The great Kansas debate over teaching evolution continues to, well, evolve.
Consider Jack Wu, candidate for the Kansas state Board of Education. Perhaps the most relevant qualification on his bio is that he attends the Westboro Baptist Church. That’s the one that stages protests at soldiers’ funerals, saying God is punishing the U.S. for homosexuality.
“The current public educational system in Kansas and the United States is preparing its students to be liars, crooks, thieves, murderers and perverts,” he says on a statement on his campaign site.
He explains: “Evolution is false science! God made the heaven and the earth and created humans from the dust of the earth! The very bad teachers that teach that men descended from apes via evolution need to have their teaching licenses revoked.” (Evolutionists would probably agree: They think that humans and apes descended from a mutual ancestor, not from each other.)
All this is just a way of saying that the evolution debate once again is rearing its head as Kansas considers new science standards that would firmly entrench evolution as a core scientific principle.
Kansas is taking part in the national Next Generation Science Standards project, an attempt to align states’ education standards. The idea is to keep American kids globally competitive.
Once the Next Generation Science Standards are finished by the end of this year, it’ll be time for Kansas to review its own science standards. The state’s current education board members would be expected to adopt the national standards they are helping to draft. For some creationists, that makes November’s upcoming election for half the seats on the 10-member board huge.
“It’s not a bunch of Kansas crazies that has brought this up,” said Kenneth Willard, one state education board member who questions teaching evolution, according to the Lawrence Journal-World. “It’s broader.”
Yet the debate has lost some of its vigor since the 1999-2007 years, when a revolving-door board of creationists and evolutionists overturned the state’s education standards five times, including one 1999 vote that scrubbed most curricular references to evolution and another 2005 vote that challenged evolution by trying to redefine the discipline of science itself.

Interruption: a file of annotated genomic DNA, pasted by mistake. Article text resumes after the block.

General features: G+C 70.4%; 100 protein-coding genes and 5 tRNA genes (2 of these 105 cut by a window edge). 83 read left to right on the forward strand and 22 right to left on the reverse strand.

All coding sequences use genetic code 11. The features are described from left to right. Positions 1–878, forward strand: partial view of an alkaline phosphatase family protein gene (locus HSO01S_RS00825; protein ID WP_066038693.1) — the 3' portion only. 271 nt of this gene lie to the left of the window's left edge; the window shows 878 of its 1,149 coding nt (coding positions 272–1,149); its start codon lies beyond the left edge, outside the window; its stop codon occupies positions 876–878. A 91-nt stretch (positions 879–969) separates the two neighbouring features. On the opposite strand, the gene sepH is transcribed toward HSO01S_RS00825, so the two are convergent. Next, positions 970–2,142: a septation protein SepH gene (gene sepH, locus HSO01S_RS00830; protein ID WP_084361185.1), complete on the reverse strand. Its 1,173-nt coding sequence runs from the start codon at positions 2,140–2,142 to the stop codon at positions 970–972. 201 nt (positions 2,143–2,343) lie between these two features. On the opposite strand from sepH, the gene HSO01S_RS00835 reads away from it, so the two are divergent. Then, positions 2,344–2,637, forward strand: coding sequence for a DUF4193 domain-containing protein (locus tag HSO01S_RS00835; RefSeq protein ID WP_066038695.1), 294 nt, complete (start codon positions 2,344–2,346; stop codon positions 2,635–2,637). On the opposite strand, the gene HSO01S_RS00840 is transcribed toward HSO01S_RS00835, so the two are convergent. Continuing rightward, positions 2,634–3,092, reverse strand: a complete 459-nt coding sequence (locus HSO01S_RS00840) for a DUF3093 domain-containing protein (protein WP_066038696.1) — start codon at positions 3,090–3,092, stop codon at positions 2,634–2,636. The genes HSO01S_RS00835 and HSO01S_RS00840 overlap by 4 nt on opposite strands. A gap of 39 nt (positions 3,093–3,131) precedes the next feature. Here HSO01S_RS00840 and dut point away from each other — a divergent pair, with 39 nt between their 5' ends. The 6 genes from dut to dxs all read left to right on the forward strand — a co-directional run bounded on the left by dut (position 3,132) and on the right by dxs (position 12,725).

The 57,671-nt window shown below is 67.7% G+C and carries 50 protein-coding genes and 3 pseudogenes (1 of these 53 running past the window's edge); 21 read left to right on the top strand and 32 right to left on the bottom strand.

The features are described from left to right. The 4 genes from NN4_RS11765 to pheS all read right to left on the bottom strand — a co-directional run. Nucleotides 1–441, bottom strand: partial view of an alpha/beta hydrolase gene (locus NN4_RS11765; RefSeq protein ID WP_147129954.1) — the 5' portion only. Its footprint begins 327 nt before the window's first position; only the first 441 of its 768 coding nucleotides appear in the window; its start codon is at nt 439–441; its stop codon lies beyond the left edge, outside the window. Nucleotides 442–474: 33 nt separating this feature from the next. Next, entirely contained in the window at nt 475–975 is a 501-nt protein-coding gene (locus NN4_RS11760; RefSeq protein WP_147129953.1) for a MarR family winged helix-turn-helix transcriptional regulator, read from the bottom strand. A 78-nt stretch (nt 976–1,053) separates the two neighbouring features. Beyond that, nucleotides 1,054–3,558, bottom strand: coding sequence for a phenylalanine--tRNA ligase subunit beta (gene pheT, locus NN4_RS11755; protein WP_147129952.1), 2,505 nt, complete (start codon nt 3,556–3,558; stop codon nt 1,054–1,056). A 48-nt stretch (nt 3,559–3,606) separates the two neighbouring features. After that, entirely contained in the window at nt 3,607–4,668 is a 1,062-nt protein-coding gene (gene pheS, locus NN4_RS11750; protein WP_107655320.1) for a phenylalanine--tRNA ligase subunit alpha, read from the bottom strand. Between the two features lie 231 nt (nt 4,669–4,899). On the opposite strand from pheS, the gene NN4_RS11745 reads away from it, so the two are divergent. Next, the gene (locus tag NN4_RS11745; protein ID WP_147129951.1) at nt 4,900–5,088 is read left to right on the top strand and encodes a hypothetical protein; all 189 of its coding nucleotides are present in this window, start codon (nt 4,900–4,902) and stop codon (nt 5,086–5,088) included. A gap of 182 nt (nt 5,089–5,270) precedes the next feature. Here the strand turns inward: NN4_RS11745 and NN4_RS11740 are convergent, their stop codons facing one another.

The board now safely sits in the hands of members in favor of teaching evolution as a core science standard. Opponents have internalized the “what’s-the-matter-with-Kansas?” mockery once captured by the Onion headline “Kansas Outlaws Practice of Evolution.”
“Anybody who deigns to take a questioning position regarding anything to do with evolution is pretty well named to be a crackpot or a kook of some sort,” Willard said at a recent board meeting, according to the Associated Press, as he walked back his own criticism of evolution education.
Creationist advocates outside of Kansas, such as Answers in Genesis in Kentucky, have distanced themselves from the most strident calls to ban teaching evolution.
“Answers in Genesis opposes efforts to remove evolution teaching from schools,” Mark Looy, co-founder and chief communications officer for Answers in Genesis and the Kentucky-based Creation Museum, told The Christian Post. “It is a major worldview that affects so much of society, and thus it needs to be studied.”
Add to that list the Institute for Creation Research.
“Teachers who don’t believe the Bible shouldn’t be forced to teach something they don’t believe,” Lawrence Ford, director of communications for the Institute for Creation Research, told the Christian Post.
Both organizations supported standards that would allow students to critically challenge evolution, however, so expect the debate to go on — maybe just more gently.
That’s fine with Brian Cole, a Sabetha High School physics and chemistry teacher who believes God created the world. Cole told the Associated Press that he wants the state to keep its current evolution-friendly standards.
“It’s not good for our teachers — it’s not good for our students — to have our standards be a pendulum,” he said.